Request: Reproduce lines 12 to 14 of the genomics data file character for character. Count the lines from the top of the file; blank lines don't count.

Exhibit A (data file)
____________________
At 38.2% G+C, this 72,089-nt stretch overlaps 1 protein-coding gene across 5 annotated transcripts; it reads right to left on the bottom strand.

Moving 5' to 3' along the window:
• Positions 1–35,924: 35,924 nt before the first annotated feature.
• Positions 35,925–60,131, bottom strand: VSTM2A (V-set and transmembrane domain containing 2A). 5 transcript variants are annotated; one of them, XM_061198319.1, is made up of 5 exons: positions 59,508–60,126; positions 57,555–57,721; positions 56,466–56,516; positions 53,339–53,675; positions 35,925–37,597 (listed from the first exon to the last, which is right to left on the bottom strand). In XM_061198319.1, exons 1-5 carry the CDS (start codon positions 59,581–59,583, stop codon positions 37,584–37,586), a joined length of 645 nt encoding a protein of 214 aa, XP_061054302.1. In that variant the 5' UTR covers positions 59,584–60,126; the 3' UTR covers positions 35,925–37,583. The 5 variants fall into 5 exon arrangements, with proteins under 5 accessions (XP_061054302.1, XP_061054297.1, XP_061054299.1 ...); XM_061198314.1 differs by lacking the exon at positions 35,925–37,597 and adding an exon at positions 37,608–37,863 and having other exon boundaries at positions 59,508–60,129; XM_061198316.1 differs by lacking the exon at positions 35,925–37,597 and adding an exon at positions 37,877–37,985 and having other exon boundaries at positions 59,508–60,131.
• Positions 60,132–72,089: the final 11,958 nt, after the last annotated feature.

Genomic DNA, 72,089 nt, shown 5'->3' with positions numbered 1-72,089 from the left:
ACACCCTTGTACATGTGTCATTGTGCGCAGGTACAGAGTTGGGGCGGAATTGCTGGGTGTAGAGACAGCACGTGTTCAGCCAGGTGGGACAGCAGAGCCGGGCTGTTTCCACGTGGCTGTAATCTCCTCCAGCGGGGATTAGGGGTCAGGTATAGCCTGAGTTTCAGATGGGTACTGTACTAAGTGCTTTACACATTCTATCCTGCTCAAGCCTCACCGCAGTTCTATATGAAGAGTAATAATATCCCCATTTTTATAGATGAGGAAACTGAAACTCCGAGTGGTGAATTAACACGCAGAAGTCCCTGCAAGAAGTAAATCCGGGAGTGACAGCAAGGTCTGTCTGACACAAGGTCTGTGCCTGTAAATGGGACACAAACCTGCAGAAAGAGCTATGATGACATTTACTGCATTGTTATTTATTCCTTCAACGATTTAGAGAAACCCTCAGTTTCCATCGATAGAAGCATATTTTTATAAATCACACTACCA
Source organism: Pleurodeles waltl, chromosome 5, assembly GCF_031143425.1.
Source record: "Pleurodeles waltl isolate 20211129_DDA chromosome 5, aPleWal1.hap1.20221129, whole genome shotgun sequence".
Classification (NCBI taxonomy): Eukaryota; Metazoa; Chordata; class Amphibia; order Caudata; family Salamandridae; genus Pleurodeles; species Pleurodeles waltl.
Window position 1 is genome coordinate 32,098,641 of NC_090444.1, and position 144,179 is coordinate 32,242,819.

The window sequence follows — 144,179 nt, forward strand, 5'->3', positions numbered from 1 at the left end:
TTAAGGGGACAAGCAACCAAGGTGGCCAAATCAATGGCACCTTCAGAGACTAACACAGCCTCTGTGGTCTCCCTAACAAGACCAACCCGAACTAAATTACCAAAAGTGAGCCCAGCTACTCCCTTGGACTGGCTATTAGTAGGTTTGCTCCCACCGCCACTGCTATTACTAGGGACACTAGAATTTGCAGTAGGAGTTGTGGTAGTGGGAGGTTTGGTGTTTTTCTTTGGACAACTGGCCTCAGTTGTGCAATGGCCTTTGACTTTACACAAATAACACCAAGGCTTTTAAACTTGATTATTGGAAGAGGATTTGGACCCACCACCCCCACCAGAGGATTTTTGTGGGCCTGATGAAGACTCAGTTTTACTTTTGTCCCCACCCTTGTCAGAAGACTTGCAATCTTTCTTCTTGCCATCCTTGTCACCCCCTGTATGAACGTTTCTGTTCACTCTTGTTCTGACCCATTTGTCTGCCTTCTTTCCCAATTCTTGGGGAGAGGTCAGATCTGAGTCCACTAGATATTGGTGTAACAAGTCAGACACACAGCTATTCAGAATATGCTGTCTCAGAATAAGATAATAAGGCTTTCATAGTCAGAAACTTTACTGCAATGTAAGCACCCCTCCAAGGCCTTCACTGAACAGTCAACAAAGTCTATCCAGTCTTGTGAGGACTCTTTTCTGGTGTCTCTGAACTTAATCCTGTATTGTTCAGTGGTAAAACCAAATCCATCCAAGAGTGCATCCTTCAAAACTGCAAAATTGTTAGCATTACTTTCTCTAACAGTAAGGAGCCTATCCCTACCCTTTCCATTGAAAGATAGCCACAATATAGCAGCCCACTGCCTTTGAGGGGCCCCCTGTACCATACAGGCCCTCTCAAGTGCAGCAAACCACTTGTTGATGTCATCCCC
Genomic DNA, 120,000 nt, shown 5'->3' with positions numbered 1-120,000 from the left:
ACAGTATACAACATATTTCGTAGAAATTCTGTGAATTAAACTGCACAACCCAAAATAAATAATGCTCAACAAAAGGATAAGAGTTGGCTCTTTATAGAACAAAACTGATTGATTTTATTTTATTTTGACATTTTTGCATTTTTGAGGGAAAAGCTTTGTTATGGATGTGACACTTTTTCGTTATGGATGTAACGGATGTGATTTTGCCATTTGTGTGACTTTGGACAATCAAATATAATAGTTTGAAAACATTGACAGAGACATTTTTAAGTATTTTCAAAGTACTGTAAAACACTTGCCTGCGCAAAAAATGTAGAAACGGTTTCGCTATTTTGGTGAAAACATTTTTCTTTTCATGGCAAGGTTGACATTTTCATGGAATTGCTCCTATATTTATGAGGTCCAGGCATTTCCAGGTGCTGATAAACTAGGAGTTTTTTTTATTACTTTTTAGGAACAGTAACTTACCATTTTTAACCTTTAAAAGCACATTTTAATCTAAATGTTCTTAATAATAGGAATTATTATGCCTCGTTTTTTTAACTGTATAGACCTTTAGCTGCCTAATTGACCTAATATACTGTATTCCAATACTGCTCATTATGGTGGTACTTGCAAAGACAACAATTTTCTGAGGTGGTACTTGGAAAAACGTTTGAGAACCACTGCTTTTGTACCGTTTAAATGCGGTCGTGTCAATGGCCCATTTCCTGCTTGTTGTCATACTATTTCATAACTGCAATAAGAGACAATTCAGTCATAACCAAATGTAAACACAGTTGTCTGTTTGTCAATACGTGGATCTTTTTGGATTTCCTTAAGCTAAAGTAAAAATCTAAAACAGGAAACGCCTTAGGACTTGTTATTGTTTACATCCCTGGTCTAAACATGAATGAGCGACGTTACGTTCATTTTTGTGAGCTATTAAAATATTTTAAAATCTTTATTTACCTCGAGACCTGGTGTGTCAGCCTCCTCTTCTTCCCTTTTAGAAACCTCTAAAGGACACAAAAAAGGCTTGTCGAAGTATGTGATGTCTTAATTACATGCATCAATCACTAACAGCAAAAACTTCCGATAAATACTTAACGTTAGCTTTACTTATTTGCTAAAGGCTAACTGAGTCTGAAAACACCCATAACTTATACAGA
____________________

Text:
The window sequence follows — 144,179 nt, forward strand, 5'->3', positions numbered from 1 at the left end:
TTAAGGGGACAAGCAACCAAGGTGGCCAAATCAATGGCACCTTCAGAGACTAACACAGCCTCTGTGGTCTCCCTAACAAGACCAACCCGAACTAAATTACCAAAAGTGAGCCCAGCTACTCCCTTGGACTGGCTATTAGTAGGTTTGCTCCCACCGCCACTGCTATTACTAGGGACACTAGAATTTGCAGTAGGAGTTGTGGTAGTGGGAGGTTTGGTGTTTTTCTTTGGACAACTGGCCTCAGTTGTGCAATGGCCTTTGACTTTACACAAATAACACCAAGGCTTTTAAACTTGATTATTGGAAGAGGATTTGGACCCACCACCCCCACCAGAGGATTTTTGTGGGCCTGATGAAGACTCAGTTTTACTTTTGTCCCCACCCTTGTCAGAAGACTTGCAATCTTTCTTCTTGCCATCCTTGTCACCCCCTGTATGAACGTTTCTGTTCACTCTTGTTCTGACCCATTTGTCTGCCTTCTTTCCCAATTCTTGGGGAGAGGTCAGATCTGAGTCCACTAGATATTGGTGTAACAAGTCAGACACACAGCTATTCAGAATATGCTGTCTCAGAATAAGATAATAAGGCTTTCATAGTCAGAAACTTTACTGCAATGTAAGCACCCCTCCAAGGCCTTCACTGAACAGTCAACAAAGTCTATCCAGTCTTGTGAGGACTCTTTTCTGGTGTCTCTGAACTTAATCCTGTATTGTTCAGTGGTAAAACCAAATCCATCCAAGAGTGCATCCTTCAAAACTGCAAAATTGTTAGCATTACTTTCTCTAACAGTAAGGAGCCTATCCCTACCCTTTCCATTGAAAGATAGCCACAATATAGCAGCCCACTGCCTTTGAGGGGCCCCCTGTACCATACAGGCCCTCTCAAGTGCAGCAAACCACTTGTTGATGTCATCCCC
Genomic DNA, 120,000 nt, shown 5'->3' with positions numbered 1-120,000 from the left: